Working with Quantifiers Let's see if we can find an answer to these problems. 1) Is it true that for every real number x, x+1 is greater than or equal to x? Yes, it is. 2) Is it true there is a real number x? Well, if we were talking about the rational numbers, the answer would be no because the square root of 2 is irrational.However, for the real numbers, it's true. 3) What about this one? Well, for very large negative x, x cubed is an extremely large negative number which will dominate all of these numbers. So for largenegative x, this expression is negative; therefore it's not the case that it'salways positive. So that one's false—so what about this one? 4) Is it true that for all x there is a y such that x cubed plus y cubed equals 0? X cubed plus y cubed equals 0—this would mean y cubed must be equal tominus x cubed—the answer is yes. Given any x, let y be negative x. If you cube a positive number, then you get apositive number. If you cube a negative number, then you get a negative number. Inall cases, y cubed will equal 0. Thus, x = y = 0 is always true. 5) What about this statement? Is there an x such that for every y value, we get 0? The answer is no because if the quantifiers were switched around then theanswer would be yes. Namely, for every y value, there exists an x value suchthat x plus y equals 0 (namely when x = −y). This statement is false due to thefact that if we were to solve for x in terms of y (namely x = −y), then it wouldn'twork because if x is not positive then we cannot have y squared equal to it sothis statement is false. 6) What about this one? Is it true that for all values of x there exists a value of y such that if x is non-negative then y squared equals it? Well, let's considersome examples: Let's consider the case where x is negative. If that were thecase, then this conditional would be true because it has a false antecedent.However, if x is not negative, then there is a y whose square is x. In this case,we can find the square root of x.
So, whatever value we are looking for a solution to this equation, it must be asolution that satisfies the given condition. This is true because if given an x, there isalways a y that satisfies this equation. In fact, if the given value for x is negative, anynon-negative y will satisfy this condition because "y" squared equals negative "x".However, if the given value for x is not negative, then any non-negative y will satisfythis condition. If you are given a negative value for x, there are no non-negative y'sthat satisfy y=x^2. However, there are solutions to this equation in positive numbers(ie., limits). In mathematics and in everyday life, one often finds oneself having to negate astatement involving quantifiers. For example, you can negate a statement by simplyputting a negation symbol in front, but that is not always sufficient. One mustproduce a positive assertion—one which says what is rather than what is not.Roughly speaking, a positive statement is one that contains no negation symbols oranother one in which any negation symbols are as far inside the statement aspossible without resulting in an unduly cumbersome expression. Let's look at our first example of negating a quantified statement. Let A(x) be someproperty of x. For example, x is a real root of the equation x squared + 2x + 1 = 0.Not every x has property A(x), so it's not true that at least three x have A(x). Forexample, it's not the case that all motorists run red lights, it is equivalent to there is amotorist who does not run red lights. Well, in this case, it's pretty obvious that thesetwo are equivalent. We begin with the left-to-right implication. If it is not the case that for all x A(x), thenat least one x fails to satisfy A(x). In symbols, there exists an x such that A(x) isfalse. This is the left-to-right implication. Now we want to prove the right-to-leftimplication. Assume there exists an x such that A(x) is false, or in everyday English,assume there is an x for which f(x)=false. In this case, f(x) must be false for all x, orin symbols, for all x, f(x) must be false. We have now proven both implications from"exists an x such that A(x) is false" to "it is not the case that for all x A(x).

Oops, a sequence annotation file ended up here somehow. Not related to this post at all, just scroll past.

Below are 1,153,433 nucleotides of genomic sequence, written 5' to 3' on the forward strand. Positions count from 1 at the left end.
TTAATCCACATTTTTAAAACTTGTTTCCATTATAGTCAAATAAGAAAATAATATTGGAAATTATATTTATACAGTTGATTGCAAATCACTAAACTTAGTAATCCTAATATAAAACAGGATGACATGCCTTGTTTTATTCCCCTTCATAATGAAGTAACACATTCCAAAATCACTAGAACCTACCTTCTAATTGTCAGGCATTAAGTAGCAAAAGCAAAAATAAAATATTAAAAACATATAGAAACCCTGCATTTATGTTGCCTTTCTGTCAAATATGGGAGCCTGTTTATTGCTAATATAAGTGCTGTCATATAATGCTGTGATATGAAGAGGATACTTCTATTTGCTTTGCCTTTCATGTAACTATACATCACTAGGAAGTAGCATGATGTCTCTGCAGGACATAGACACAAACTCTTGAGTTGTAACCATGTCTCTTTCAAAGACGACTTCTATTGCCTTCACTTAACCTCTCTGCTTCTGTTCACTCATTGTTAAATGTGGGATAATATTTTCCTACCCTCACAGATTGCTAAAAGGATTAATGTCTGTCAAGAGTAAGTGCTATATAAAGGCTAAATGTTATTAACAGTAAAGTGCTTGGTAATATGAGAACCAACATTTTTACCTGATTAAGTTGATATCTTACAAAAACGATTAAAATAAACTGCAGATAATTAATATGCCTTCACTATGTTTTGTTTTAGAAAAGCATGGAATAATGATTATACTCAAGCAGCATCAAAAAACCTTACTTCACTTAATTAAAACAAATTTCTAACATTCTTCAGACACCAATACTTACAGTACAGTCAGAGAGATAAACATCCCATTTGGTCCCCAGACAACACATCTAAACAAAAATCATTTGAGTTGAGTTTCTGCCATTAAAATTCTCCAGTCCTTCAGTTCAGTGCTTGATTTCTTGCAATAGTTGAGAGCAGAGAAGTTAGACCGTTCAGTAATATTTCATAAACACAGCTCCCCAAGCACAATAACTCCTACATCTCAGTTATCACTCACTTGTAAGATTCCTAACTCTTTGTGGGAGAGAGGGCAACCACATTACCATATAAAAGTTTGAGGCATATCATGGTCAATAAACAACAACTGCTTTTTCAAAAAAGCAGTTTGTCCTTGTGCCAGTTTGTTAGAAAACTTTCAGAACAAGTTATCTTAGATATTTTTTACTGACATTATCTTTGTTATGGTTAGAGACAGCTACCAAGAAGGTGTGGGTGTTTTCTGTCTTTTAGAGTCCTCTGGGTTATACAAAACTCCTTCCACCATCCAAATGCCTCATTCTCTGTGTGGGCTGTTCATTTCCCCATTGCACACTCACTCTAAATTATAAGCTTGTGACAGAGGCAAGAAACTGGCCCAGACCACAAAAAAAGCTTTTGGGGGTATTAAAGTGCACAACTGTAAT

Assume that there exists some x such that x is not a member of x. If you found thisreasoning hard to follow, it’s because you are unfamiliar with the situation. The example of aerial warfare, where not exist in x of a of x is equivalent to 4 x, not tof x, should be fresh in your mind after this example. Now we can return to thenegation of all domestic costs that are badly made and consider it as an example.The set C of all cars, D of x means that x is domestic, and M of x means that x isbadly made. With this notation, the sentence becomes 4x and C, D of x Implies m ofx. For all cars, if the car is domestic, then it's badly made. The negation becomes ifthere exists an x in c such that dx does not imply and here we've actuallyabbreviated the following. Not the case DX implies M of X but instead of writing notdx implies m of x, I use this simple notation dx does not implies m of x.When you check for all x such that x is in C, and you negate it, you get the set of all xwith the negation of the condition inside. Just compare what's going on here with theprevious example. In this case, it's talking about Xs which are in c—the only Xs we'reinterested in are cars. But if the only objects we're interested in are cars, thenegation will only be talking about those cars. So m c tells us which kinds of objects we're dealing with, and we negate that. Okay,now let's look at this part. We know that dx does not imply m of x if d of x can holdwhile m fails, so we looked at this when we did truth tables. So the negation of theoriginal sentence, "There exists an x in C such that Dx" is equivalent to "For every xin C there exists a d such that dx”.This part is the same as this part, D of x and not m of x. It means that there is a carwhich is domestic, and it is not badly made. Now, with the notation and method for dealing with these negations, you should beable to follow it quite easily.